The diamondback moth (Plutellidae: Plutella xylostella) is a European species that is now found all across North America, the larvae feeding on various plants in the mustard family (Brassicaceae). Apparently it’s considered a pretty serious pest, but I’d take it over Cabbage White caterpillars (Pieridae: Pieris rapae) or Cross-striped Cabbageworms (Crambidae: Evergestis rimosalis) any day.
In fact, I was excited to find its tiny leaf mines in our broccoli leaves a few years ago, after stumbling on the fact in the course of my research on leafminers that this species starts out as one.
The mines are just a few millimeters long, barely larger than the bodies of the first-instar caterpillars. In the backlit photos below, you can see a larva swiveling its head to feed, keeping its tail end at the entrance to dispose of its frass.
The larvae soon abandon their mines to feed externally on the lower leaf surface. The one below is face to face with the shed head capsule from an earlier instar, which it has carefully eaten around. The rest of the exuviae are to the larva’s right (below it in the photo).
Only when nearly full-grown do the larvae eat little holes all the way through the leaf.
(Incidentally, the yellowing leaf is a result of my having picked it to raise the larvae, not damage caused by the larvae.) When mature, the larva spins an open-mesh cocoon, and the green pupa is plainly visible inside.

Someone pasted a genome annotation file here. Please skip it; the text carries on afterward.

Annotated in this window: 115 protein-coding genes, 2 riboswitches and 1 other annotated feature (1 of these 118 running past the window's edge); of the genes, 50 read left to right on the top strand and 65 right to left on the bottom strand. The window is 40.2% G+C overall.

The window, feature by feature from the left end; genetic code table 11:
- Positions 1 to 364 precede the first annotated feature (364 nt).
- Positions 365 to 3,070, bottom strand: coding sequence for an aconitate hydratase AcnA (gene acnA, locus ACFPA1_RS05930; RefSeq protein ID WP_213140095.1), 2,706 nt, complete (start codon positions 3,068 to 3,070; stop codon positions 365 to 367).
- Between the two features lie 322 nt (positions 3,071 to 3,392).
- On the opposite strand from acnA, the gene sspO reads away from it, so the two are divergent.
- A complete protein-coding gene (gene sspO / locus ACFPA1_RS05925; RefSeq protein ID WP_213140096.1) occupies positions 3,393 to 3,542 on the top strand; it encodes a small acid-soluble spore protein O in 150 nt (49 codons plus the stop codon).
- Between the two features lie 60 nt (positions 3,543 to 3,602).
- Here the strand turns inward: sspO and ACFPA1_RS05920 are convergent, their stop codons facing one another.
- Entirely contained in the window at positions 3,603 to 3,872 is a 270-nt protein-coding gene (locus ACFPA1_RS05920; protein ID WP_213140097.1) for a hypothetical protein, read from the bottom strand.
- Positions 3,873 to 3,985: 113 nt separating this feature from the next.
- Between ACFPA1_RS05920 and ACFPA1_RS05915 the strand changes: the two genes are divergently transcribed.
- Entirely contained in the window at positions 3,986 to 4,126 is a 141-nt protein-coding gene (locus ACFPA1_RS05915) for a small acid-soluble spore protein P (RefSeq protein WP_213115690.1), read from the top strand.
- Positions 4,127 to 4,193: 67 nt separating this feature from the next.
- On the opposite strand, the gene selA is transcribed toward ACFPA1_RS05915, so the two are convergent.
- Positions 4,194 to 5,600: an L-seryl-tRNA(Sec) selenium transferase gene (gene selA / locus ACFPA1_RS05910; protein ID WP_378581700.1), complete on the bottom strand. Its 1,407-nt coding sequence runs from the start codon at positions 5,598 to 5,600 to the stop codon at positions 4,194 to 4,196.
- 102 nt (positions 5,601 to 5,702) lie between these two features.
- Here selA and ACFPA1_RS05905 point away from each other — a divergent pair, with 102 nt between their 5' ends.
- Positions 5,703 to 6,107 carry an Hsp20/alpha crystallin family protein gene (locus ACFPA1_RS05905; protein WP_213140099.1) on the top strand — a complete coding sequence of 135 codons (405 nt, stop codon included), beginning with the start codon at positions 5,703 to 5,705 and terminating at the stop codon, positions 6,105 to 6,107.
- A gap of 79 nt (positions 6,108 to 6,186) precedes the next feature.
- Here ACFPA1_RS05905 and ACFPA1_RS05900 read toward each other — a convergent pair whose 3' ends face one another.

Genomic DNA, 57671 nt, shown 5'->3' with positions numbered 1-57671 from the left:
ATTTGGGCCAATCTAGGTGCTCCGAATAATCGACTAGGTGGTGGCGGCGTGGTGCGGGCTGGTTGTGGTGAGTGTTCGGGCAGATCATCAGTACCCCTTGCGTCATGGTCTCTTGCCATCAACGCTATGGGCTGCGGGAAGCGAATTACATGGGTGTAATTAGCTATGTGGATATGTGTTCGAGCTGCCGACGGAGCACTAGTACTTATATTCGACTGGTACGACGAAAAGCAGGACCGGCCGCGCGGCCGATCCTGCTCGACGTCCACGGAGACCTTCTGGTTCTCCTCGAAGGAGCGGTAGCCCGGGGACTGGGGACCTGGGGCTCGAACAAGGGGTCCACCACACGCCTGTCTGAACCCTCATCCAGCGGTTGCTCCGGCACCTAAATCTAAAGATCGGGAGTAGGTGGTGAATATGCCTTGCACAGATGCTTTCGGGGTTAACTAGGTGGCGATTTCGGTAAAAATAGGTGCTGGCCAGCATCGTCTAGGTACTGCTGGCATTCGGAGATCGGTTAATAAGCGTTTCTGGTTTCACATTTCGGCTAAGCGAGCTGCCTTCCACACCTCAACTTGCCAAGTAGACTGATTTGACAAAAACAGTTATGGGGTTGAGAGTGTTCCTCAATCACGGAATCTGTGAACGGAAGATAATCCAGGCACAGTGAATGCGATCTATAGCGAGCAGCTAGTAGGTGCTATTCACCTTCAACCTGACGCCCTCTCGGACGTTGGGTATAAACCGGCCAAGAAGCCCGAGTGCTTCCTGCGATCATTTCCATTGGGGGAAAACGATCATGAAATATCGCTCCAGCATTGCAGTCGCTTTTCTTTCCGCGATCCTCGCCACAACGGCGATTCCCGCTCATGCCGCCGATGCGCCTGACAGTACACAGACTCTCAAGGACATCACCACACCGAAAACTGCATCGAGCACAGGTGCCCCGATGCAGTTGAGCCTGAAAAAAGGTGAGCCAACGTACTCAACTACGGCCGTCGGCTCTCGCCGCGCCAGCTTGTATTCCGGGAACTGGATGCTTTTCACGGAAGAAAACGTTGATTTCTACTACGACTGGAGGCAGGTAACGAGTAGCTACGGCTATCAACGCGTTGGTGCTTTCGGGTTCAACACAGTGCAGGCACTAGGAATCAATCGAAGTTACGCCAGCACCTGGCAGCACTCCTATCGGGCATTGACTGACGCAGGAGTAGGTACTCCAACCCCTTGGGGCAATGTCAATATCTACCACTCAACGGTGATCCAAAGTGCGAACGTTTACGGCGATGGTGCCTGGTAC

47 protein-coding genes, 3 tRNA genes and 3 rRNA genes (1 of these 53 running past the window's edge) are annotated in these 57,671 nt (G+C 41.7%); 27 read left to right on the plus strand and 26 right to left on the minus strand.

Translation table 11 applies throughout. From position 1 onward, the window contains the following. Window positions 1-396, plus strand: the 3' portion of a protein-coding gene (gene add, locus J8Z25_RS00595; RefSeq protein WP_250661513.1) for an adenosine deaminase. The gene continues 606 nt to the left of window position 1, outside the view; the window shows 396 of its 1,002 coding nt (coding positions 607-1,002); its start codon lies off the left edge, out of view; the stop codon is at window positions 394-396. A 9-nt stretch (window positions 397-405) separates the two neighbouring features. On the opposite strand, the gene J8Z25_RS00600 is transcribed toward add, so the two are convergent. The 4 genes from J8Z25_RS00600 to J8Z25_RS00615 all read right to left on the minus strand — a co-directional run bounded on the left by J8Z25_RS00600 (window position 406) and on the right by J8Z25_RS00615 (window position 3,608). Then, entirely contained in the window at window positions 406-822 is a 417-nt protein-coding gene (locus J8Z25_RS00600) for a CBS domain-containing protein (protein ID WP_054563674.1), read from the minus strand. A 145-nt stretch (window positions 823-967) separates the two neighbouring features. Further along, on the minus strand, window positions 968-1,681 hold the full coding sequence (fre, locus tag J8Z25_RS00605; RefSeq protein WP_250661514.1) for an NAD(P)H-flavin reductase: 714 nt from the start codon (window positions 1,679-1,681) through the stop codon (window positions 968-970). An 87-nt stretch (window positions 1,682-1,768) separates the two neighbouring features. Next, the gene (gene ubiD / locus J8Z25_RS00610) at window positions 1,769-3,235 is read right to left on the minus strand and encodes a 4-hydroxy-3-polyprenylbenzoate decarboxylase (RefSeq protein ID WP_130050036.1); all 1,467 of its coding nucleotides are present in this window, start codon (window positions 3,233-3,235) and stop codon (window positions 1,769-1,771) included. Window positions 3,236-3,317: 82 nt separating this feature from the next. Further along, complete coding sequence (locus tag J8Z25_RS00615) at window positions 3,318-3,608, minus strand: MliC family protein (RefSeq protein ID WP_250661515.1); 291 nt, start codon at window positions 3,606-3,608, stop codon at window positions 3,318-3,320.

When you see a solid cocoon within the open-mesh cocoon, as in this one on peppergrass (Lepidium virginicum), that’s the work of an ichneumon wasp (Ichneumonidae: Campopleginae: Diadegma insulare) that was developing inside the caterpillar all along. After the caterpillar spins its cocoon, the wasp larva finishes devouring the caterpillar, then spins its own cocoon to pupate inside.
Here’s the wasp that emerged from that cocoon:
Thanks to Andrew Bennett at the Canadian National Collection of Insects, I just learned that this wasp is Isdromas lycaenae (Ichneumonidae: Cryptinae), a hyperparasitoid that fed as a larva on the parasitoid larva. I can only assume it spun its own cocoon within the Diadegma cocoon within the diamondback moth cocoon.
Here’s a Diadegma that emerged from the cocoon of a leaf-mining moth (Gracillariidae: Parectopa thermopsella) I was trying to rear a couple of years ago. No idea what species it might be, if it even has a name; there are 41 described Diadegma species in North America, but there are no keys to identify them.
Wow. Just wow.
Fascinating. The complexity of insect lives just amazes me. There is so much to learn.
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